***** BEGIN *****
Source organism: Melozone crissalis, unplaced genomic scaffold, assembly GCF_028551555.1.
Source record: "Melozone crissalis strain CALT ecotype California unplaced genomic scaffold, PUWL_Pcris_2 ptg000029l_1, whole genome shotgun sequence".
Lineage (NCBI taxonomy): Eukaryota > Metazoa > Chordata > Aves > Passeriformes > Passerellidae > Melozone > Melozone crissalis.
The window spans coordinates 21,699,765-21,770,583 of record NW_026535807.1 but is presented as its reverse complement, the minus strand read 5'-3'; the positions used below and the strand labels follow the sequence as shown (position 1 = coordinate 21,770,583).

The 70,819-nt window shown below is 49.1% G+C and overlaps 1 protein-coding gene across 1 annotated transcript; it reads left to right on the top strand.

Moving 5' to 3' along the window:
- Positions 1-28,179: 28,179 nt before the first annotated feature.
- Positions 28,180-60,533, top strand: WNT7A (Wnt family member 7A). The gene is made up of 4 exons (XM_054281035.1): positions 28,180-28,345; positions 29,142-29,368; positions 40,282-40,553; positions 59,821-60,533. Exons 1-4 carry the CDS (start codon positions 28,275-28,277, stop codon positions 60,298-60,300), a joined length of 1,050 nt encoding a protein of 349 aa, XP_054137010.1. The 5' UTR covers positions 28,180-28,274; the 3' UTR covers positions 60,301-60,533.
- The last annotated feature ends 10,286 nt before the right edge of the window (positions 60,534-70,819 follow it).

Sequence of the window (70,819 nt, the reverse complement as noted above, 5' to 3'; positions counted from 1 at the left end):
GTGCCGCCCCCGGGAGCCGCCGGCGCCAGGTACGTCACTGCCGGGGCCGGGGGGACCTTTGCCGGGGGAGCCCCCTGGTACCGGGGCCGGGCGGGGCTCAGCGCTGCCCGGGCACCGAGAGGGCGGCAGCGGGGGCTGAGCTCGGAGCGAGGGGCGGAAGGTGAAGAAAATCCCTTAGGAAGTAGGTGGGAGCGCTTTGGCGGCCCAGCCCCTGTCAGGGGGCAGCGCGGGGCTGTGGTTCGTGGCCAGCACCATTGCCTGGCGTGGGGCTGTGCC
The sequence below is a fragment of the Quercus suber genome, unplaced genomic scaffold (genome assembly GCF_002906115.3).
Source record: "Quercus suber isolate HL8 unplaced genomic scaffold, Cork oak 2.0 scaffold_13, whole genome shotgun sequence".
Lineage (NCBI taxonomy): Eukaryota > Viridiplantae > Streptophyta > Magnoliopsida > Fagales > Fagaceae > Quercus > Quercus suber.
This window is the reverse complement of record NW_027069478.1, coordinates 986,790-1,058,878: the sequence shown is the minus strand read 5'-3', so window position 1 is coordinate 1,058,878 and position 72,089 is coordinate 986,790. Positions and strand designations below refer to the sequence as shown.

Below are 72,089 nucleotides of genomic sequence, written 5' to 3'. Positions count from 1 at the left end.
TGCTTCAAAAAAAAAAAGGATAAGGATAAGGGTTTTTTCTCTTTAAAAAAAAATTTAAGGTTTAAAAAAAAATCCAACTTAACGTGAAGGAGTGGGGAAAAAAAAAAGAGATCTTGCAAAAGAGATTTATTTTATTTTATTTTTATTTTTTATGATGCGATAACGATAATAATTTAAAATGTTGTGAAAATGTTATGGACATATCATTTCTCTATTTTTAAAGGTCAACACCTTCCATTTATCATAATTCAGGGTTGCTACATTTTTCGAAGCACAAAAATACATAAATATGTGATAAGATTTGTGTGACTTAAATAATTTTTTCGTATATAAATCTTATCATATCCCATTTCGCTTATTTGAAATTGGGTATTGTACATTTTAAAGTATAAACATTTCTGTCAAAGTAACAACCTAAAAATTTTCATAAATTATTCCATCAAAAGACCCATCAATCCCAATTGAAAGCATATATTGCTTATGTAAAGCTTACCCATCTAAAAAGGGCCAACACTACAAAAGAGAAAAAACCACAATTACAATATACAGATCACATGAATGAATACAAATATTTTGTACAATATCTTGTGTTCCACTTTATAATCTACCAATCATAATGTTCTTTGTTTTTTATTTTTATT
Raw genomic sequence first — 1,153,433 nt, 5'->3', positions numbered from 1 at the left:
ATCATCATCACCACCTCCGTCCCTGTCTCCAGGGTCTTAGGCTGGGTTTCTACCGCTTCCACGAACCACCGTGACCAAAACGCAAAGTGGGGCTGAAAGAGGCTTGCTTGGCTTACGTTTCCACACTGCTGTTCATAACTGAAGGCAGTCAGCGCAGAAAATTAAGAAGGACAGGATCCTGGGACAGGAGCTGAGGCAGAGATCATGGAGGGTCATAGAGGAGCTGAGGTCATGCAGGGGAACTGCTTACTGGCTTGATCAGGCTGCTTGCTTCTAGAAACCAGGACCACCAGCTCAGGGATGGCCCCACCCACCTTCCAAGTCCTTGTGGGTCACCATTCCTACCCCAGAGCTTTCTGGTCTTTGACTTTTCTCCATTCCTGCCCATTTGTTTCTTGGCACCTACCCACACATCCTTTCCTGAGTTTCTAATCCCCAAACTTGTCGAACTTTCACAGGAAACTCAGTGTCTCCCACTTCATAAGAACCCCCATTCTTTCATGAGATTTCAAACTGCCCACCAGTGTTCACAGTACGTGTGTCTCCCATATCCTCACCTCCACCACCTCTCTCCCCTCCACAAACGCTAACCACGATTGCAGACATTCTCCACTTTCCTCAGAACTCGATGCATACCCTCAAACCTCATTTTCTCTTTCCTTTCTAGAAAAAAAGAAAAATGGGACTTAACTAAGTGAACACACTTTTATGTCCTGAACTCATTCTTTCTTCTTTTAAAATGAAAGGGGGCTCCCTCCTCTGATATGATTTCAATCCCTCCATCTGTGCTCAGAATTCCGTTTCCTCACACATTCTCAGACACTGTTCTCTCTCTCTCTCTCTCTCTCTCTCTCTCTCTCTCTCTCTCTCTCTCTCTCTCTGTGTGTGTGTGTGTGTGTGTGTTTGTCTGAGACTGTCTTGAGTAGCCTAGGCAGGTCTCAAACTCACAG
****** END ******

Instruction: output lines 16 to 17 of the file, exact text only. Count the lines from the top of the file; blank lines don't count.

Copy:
Below are 72,089 nucleotides of genomic sequence, written 5' to 3'. Positions count from 1 at the left end.
TGCTTCAAAAAAAAAAAGGATAAGGATAAGGGTTTTTTCTCTTTAAAAAAAAATTTAAGGTTTAAAAAAAAATCCAACTTAACGTGAAGGAGTGGGGAAAAAAAAAAGAGATCTTGCAAAAGAGATTTATTTTATTTTATTTTTATTTTTTATGATGCGATAACGATAATAATTTAAAATGTTGTGAAAATGTTATGGACATATCATTTCTCTATTTTTAAAGGTCAACACCTTCCATTTATCATAATTCAGGGTTGCTACATTTTTCGAAGCACAAAAATACATAAATATGTGATAAGATTTGTGTGACTTAAATAATTTTTTCGTATATAAATCTTATCATATCCCATTTCGCTTATTTGAAATTGGGTATTGTACATTTTAAAGTATAAACATTTCTGTCAAAGTAACAACCTAAAAATTTTCATAAATTATTCCATCAAAAGACCCATCAATCCCAATTGAAAGCATATATTGCTTATGTAAAGCTTACCCATCTAAAAAGGGCCAACACTACAAAAGAGAAAAAACCACAATTACAATATACAGATCACATGAATGAATACAAATATTTTGTACAATATCTTGTGTTCCACTTTATAATCTACCAATCATAATGTTCTTTGTTTTTTATTTTTATT